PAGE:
“But if we look at the arguments, and the responses, I think you can see there really is a case. I’m trying not to be too dramatic but if the judge finds in our favour it could be as significant as the Paris Accord in terms of the impact on mitigating against climate change. It would mean Shell ending all new projects and shifting into renewables.”

As part of its net-zero targets, Shell is decommissioning some of its North Sea rigs and says it is “committed” to offshore wind developments in the future and it has spent billions on low-carbon technologies.

But it is also still “fully committed” to oil and gas in the North Sea with seven final investment decisions made last year, and campaigners say it is not transitioning quickly enough.

This month Shell has been targeted by Extinction Rebellion Scotland in a series of actions targeting the fossil fuel industry and aimed at highlighting the need for multinationals – and the Scottish Government – to take action. Pols said protests against Shell elsewhere were encouraging to Dutch campaigners. “We see the actions taken in Scotland and elsewhere and they empower us,” he added.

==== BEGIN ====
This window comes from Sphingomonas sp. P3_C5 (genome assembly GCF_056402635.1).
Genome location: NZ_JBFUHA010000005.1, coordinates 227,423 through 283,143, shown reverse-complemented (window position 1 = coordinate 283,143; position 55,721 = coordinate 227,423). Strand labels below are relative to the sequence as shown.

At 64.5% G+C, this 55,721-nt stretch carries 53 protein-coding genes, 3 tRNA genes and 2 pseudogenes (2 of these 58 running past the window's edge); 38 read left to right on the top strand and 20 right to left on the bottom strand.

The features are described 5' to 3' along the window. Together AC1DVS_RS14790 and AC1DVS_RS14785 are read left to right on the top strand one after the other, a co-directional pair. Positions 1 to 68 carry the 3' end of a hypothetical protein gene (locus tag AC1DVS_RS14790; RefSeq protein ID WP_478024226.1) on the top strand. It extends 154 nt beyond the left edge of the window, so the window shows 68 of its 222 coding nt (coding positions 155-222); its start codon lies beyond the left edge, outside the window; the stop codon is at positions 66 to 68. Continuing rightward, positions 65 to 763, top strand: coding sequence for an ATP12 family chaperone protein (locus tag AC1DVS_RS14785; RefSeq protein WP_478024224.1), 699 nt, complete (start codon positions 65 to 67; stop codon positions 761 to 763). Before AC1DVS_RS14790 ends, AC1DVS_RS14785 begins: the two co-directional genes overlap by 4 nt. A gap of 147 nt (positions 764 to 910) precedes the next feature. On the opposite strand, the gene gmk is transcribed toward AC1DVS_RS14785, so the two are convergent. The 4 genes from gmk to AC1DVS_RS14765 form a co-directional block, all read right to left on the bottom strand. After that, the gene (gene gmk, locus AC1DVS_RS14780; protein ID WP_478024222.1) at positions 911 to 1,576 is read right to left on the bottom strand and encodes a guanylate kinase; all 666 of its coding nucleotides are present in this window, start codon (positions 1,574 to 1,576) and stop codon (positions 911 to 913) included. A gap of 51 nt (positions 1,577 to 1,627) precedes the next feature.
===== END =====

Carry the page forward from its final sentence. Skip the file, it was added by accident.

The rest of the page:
The National: Extinction Rebellion has taken action against ShellExtinction Rebellion has taken action against Shell

A spokesperson for Extinction Rebellion Scotland said: “We want Shell and the rest of the fossil fuel industry to tell the truth about their role in the climate crisis, and to halt their billion dollar misinformation and lobbying campaign to undermine belief in climate science and action on climate change.”

Richard Dixon, director of Friends of the Earth Scotland, said: “No oil company is yet taking moral responsibility for the product they produce but the Dutch court case could be the first time a major fossil fuel industry player had to face the fact that they cannot continue to simply blame everyone using their products for the climate emergency.

“If the court action in the Netherlands succeeds in forcing Shell to take climate change seriously it will be an incredibly important victory against the oil industry in general.